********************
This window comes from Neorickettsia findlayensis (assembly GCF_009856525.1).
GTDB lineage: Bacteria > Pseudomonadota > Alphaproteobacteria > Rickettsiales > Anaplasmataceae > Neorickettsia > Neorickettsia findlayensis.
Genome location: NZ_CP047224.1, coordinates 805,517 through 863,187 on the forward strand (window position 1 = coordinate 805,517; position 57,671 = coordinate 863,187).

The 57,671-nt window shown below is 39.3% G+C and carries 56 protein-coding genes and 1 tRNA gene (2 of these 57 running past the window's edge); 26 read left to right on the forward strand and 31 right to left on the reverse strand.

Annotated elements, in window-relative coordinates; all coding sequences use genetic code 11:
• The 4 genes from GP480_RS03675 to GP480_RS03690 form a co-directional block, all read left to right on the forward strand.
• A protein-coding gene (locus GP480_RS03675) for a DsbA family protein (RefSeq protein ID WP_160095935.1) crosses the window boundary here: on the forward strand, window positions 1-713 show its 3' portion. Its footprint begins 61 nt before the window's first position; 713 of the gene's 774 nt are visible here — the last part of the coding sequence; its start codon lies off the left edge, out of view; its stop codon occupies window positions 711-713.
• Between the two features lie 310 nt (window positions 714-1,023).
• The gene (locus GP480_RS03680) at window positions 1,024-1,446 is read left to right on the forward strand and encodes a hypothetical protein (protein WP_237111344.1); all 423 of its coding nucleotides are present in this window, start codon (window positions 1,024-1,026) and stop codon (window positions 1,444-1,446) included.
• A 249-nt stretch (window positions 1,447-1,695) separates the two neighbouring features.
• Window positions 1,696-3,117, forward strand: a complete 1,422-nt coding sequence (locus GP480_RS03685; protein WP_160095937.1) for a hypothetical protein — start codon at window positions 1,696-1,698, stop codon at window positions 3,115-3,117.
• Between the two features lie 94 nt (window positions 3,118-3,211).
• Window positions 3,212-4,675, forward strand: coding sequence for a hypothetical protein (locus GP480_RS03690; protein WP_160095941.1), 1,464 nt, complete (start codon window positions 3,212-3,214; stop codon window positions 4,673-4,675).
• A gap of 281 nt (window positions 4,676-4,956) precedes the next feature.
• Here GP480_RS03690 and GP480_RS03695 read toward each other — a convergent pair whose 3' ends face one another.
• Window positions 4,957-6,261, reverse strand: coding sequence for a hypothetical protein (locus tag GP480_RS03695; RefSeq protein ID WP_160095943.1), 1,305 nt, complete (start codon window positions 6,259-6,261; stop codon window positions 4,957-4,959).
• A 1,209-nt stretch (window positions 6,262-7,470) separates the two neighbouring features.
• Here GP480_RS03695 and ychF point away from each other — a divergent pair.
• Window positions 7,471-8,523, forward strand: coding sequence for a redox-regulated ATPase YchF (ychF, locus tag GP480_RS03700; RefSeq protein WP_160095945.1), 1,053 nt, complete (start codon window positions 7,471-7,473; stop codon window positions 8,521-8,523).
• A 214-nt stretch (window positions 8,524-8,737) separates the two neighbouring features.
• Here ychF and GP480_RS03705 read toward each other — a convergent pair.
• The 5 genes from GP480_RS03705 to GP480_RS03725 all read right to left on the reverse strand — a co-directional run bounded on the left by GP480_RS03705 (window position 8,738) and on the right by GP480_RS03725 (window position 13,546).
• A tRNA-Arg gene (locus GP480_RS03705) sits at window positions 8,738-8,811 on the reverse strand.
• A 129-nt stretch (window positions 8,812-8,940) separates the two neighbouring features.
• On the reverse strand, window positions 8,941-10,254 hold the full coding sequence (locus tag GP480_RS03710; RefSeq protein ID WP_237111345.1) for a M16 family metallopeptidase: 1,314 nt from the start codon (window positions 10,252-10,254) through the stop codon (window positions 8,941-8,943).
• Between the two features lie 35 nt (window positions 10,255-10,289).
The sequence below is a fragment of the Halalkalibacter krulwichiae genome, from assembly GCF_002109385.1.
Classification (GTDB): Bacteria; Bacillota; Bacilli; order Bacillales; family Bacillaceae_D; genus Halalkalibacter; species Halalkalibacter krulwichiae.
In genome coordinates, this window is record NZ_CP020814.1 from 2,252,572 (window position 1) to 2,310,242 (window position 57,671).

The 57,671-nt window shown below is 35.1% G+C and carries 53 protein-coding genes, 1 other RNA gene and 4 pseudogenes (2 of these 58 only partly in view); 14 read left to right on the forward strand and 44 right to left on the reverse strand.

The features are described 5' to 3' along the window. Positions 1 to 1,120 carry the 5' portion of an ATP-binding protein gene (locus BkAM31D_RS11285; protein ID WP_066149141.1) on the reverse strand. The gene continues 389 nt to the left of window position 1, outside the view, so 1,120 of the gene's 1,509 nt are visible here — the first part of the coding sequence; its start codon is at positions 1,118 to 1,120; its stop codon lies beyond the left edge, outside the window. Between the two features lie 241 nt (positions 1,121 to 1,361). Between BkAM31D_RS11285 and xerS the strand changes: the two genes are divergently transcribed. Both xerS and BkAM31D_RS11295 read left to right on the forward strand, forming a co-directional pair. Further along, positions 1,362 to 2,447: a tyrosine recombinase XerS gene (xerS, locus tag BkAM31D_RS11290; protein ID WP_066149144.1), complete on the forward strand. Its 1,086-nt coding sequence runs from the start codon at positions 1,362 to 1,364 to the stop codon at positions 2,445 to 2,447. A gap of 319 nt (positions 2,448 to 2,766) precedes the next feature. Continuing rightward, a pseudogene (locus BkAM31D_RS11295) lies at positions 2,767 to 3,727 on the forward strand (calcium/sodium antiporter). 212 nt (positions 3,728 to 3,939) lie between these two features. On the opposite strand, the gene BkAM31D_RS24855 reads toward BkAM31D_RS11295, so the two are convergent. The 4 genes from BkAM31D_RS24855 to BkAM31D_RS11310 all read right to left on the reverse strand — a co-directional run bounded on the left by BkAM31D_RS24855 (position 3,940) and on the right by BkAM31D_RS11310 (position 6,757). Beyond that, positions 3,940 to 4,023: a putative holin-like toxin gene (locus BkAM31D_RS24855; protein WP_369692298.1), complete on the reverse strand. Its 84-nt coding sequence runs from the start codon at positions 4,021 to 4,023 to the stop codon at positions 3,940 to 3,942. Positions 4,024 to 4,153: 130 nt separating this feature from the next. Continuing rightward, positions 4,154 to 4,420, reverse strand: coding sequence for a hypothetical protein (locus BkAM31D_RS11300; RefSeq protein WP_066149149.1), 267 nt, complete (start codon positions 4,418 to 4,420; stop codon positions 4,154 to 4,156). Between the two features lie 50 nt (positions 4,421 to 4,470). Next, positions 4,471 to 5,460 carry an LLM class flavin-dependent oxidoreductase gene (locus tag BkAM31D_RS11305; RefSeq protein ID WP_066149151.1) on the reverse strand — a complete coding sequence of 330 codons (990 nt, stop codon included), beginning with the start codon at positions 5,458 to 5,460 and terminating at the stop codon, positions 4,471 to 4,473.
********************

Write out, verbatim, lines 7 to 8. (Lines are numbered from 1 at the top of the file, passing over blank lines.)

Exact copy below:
• A protein-coding gene (locus GP480_RS03675) for a DsbA family protein (RefSeq protein ID WP_160095935.1) crosses the window boundary here: on the forward strand, window positions 1-713 show its 3' portion. Its footprint begins 61 nt before the window's first position; 713 of the gene's 774 nt are visible here — the last part of the coding sequence; its start codon lies off the left edge, out of view; its stop codon occupies window positions 711-713.
• Between the two features lie 310 nt (window positions 714-1,023).